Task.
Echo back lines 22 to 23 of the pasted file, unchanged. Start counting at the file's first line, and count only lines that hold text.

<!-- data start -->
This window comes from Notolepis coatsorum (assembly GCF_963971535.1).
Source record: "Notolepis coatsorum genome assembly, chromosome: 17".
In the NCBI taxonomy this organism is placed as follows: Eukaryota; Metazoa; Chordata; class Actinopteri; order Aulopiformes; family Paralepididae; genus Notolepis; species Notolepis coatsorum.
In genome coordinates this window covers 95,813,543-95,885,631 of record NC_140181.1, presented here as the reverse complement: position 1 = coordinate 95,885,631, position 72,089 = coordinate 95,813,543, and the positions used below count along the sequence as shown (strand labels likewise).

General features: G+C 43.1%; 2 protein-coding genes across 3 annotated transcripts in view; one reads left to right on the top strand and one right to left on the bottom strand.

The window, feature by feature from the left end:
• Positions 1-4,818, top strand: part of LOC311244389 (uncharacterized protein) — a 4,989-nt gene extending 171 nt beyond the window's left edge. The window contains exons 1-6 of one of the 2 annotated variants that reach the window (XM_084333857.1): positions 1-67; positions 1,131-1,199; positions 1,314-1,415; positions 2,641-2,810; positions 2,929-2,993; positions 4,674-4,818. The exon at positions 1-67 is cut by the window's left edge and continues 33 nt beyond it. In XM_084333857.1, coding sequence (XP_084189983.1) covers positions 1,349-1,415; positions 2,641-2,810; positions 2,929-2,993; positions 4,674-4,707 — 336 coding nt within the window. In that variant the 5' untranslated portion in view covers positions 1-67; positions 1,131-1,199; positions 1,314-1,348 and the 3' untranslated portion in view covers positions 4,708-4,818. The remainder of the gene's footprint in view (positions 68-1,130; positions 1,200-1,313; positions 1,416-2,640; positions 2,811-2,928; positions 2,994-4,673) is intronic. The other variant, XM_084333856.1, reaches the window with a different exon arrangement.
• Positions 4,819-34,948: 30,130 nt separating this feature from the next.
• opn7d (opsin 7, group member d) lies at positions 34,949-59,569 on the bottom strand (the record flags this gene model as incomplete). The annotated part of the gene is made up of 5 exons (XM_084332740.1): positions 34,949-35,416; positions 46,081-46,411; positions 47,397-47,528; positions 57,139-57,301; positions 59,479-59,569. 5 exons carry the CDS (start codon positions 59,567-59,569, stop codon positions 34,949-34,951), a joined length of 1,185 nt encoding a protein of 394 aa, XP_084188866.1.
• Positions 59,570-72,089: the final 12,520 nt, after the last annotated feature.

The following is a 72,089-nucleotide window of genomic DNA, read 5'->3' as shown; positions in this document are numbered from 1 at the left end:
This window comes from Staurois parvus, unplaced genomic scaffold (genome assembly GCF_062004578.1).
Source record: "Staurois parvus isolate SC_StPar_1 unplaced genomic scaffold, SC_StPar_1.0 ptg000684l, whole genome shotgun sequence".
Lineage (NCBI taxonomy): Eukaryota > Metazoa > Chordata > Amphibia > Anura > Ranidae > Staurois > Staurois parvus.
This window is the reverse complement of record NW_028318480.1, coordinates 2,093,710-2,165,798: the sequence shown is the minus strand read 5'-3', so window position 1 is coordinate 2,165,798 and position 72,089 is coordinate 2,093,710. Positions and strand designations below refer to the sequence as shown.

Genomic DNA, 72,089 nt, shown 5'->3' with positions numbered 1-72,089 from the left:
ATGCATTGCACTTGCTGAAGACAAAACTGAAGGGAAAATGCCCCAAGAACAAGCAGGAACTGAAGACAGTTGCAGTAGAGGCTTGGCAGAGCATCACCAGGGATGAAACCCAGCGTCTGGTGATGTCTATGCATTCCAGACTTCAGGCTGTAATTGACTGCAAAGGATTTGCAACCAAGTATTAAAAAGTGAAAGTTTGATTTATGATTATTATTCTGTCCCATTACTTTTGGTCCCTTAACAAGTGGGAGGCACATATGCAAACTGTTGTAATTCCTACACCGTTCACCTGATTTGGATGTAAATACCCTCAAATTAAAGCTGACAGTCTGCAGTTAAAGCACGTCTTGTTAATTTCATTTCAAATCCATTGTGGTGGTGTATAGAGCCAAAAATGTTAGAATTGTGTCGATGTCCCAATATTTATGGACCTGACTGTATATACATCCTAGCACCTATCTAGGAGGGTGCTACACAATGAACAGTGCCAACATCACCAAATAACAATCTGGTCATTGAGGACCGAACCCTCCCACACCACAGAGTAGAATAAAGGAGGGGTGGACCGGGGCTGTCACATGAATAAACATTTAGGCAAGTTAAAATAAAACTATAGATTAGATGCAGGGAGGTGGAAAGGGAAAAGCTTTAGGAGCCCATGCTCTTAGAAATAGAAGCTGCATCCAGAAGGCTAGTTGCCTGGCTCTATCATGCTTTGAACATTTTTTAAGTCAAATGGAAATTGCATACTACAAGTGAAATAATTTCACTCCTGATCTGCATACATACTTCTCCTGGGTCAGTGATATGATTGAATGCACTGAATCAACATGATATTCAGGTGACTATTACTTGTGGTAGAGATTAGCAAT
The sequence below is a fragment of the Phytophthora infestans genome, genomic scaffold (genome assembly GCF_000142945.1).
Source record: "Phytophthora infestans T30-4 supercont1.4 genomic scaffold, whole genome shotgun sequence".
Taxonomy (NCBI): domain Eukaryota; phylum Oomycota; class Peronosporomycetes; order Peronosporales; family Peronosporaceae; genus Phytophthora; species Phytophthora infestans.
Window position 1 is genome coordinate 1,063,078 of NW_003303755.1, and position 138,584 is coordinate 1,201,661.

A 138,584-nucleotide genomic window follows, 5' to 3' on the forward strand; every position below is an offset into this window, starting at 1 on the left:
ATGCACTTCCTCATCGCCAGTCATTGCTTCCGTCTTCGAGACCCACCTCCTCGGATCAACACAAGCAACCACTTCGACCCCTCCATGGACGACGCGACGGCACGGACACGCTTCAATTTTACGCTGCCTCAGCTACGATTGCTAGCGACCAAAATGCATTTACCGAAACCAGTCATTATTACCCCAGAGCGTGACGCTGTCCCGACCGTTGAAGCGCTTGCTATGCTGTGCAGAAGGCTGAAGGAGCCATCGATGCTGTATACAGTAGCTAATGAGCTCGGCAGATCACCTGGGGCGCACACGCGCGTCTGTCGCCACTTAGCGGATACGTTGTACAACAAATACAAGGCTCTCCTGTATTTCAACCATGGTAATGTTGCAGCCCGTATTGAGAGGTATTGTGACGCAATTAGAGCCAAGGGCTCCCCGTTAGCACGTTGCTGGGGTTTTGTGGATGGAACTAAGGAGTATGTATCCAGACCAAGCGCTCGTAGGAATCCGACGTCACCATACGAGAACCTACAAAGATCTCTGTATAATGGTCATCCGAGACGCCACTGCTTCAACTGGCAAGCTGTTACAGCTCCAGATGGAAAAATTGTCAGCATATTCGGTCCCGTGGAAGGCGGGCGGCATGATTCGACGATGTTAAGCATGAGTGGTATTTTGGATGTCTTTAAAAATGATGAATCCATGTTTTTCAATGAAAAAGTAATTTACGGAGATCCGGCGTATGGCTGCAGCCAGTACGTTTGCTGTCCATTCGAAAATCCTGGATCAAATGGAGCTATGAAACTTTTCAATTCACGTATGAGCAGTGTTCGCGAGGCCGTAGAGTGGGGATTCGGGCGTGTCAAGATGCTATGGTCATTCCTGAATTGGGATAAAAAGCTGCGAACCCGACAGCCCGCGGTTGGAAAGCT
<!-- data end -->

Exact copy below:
A 138,584-nucleotide genomic window follows, 5' to 3' on the forward strand; every position below is an offset into this window, starting at 1 on the left:
ATGCACTTCCTCATCGCCAGTCATTGCTTCCGTCTTCGAGACCCACCTCCTCGGATCAACACAAGCAACCACTTCGACCCCTCCATGGACGACGCGACGGCACGGACACGCTTCAATTTTACGCTGCCTCAGCTACGATTGCTAGCGACCAAAATGCATTTACCGAAACCAGTCATTATTACCCCAGAGCGTGACGCTGTCCCGACCGTTGAAGCGCTTGCTATGCTGTGCAGAAGGCTGAAGGAGCCATCGATGCTGTATACAGTAGCTAATGAGCTCGGCAGATCACCTGGGGCGCACACGCGCGTCTGTCGCCACTTAGCGGATACGTTGTACAACAAATACAAGGCTCTCCTGTATTTCAACCATGGTAATGTTGCAGCCCGTATTGAGAGGTATTGTGACGCAATTAGAGCCAAGGGCTCCCCGTTAGCACGTTGCTGGGGTTTTGTGGATGGAACTAAGGAGTATGTATCCAGACCAAGCGCTCGTAGGAATCCGACGTCACCATACGAGAACCTACAAAGATCTCTGTATAATGGTCATCCGAGACGCCACTGCTTCAACTGGCAAGCTGTTACAGCTCCAGATGGAAAAATTGTCAGCATATTCGGTCCCGTGGAAGGCGGGCGGCATGATTCGACGATGTTAAGCATGAGTGGTATTTTGGATGTCTTTAAAAATGATGAATCCATGTTTTTCAATGAAAAAGTAATTTACGGAGATCCGGCGTATGGCTGCAGCCAGTACGTTTGCTGTCCATTCGAAAATCCTGGATCAAATGGAGCTATGAAACTTTTCAATTCACGTATGAGCAGTGTTCGCGAGGCCGTAGAGTGGGGATTCGGGCGTGTCAAGATGCTATGGTCATTCCTGAATTGGGATAAAAAGCTGCGAACCCGACAGCCCGCGGTTGGAAAGCT